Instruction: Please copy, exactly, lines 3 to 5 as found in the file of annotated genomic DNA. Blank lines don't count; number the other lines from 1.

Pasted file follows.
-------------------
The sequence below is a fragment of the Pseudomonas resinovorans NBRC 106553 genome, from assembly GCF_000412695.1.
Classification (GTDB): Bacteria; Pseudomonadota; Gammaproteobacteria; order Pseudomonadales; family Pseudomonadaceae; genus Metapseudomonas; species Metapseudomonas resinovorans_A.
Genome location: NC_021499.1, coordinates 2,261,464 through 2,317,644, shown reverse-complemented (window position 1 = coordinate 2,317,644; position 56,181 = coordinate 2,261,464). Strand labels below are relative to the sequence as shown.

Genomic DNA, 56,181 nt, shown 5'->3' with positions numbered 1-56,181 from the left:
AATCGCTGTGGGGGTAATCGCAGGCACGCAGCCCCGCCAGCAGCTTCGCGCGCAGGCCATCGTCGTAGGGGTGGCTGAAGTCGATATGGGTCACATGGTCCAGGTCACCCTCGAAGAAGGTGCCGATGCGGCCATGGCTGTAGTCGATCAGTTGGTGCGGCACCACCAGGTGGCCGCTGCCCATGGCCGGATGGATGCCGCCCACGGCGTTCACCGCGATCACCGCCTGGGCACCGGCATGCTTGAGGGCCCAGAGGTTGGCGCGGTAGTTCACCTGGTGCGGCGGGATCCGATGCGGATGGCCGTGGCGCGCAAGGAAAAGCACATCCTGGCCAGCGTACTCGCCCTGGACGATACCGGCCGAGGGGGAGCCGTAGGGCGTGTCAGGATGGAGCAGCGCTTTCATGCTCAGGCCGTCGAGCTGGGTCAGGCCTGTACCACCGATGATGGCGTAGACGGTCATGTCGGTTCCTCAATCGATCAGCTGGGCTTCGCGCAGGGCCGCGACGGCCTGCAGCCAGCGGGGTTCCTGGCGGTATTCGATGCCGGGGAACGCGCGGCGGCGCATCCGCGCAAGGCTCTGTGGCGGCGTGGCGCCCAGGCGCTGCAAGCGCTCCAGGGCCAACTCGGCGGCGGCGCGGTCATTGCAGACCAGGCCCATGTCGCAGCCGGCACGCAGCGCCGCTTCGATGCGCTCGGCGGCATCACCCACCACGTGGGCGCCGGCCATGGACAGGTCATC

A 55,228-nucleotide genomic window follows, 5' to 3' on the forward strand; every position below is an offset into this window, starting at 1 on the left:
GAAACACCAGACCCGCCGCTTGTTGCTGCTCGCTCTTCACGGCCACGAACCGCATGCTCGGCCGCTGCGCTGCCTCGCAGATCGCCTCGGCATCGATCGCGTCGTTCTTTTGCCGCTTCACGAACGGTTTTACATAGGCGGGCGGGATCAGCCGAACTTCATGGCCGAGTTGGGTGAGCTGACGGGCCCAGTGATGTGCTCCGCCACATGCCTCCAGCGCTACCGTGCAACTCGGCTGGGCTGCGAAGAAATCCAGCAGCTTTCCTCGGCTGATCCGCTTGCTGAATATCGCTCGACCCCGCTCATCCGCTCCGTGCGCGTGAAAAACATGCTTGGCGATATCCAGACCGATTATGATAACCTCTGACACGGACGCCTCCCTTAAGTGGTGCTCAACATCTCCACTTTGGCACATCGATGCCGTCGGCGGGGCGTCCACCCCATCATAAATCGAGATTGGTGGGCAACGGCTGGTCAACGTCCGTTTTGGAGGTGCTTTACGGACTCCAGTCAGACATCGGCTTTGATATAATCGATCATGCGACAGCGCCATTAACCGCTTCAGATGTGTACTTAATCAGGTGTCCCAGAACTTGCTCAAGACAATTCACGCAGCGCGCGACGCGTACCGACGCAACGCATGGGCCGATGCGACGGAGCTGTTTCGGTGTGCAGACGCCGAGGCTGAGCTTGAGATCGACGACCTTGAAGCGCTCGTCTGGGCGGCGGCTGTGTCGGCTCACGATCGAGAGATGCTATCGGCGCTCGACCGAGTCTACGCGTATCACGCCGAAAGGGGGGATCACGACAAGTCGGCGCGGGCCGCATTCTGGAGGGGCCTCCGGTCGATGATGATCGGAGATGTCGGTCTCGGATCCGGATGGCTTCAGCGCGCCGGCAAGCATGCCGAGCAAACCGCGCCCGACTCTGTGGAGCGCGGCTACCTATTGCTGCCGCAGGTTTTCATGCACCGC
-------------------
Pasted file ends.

Genome location: NC_021499.1, coordinates 2,261,464 through 2,317,644, shown reverse-complemented (window position 1 = coordinate 2,317,644; position 56,181 = coordinate 2,261,464). Strand labels below are relative to the sequence as shown.

Genomic DNA, 56,181 nt, shown 5'->3' with positions numbered 1-56,181 from the left:
AATCGCTGTGGGGGTAATCGCAGGCACGCAGCCCCGCCAGCAGCTTCGCGCGCAGGCCATCGTCGTAGGGGTGGCTGAAGTCGATATGGGTCACATGGTCCAGGTCACCCTCGAAGAAGGTGCCGATGCGGCCATGGCTGTAGTCGATCAGTTGGTGCGGCACCACCAGGTGGCCGCTGCCCATGGCCGGATGGATGCCGCCCACGGCGTTCACCGCGATCACCGCCTGGGCACCGGCATGCTTGAGGGCCCAGAGGTTGGCGCGGTAGTTCACCTGGTGCGGCGGGATCCGATGCGGATGGCCGTGGCGCGCAAGGAAAAGCACATCCTGGCCAGCGTACTCGCCCTGGACGATACCGGCCGAGGGGGAGCCGTAGGGCGTGTCAGGATGGAGCAGCGCTTTCATGCTCAGGCCGTCGAGCTGGGTCAGGCCTGTACCACCGATGATGGCGTAGACGGTCATGTCGGTTCCTCAATCGATCAGCTGGGCTTCGCGCAGGGCCGCGACGGCCTGCAGCCAGCGGGGTTCCTGGCGGTATTCGATGCCGGGGAACGCGCGGCGGCGCATCCGCGCAAGGCTCTGTGGCGGCGTGGCGCCCAGGCGCTGCAAGCGCTCCAGGGCCAACTCGGCGGCGGCGCGGTCATTGCAGACCAGGCCCATGTCGCAGCCGGCACGCAGCGCCGCTTCGATGCGCTCGGCGGCATCACCCACCACGTGGGCGCCGGCCATGGACAGGTCATC